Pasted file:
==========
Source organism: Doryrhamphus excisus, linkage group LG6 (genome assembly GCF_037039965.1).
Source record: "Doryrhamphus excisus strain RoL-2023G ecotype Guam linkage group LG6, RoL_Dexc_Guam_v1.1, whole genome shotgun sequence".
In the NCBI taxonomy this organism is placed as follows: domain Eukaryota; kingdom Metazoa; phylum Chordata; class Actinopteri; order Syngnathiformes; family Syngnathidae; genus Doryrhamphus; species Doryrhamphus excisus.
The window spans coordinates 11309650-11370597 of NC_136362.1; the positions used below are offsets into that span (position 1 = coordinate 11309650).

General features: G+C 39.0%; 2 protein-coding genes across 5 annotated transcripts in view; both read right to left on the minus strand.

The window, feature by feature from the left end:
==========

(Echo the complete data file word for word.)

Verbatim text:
Source organism: Doryrhamphus excisus, linkage group LG6 (genome assembly GCF_037039965.1).
Source record: "Doryrhamphus excisus strain RoL-2023G ecotype Guam linkage group LG6, RoL_Dexc_Guam_v1.1, whole genome shotgun sequence".
In the NCBI taxonomy this organism is placed as follows: domain Eukaryota; kingdom Metazoa; phylum Chordata; class Actinopteri; order Syngnathiformes; family Syngnathidae; genus Doryrhamphus; species Doryrhamphus excisus.
The window spans coordinates 11309650-11370597 of NC_136362.1; the positions used below are offsets into that span (position 1 = coordinate 11309650).

General features: G+C 39.0%; 2 protein-coding genes across 5 annotated transcripts in view; both read right to left on the minus strand.

The window, feature by feature from the left end: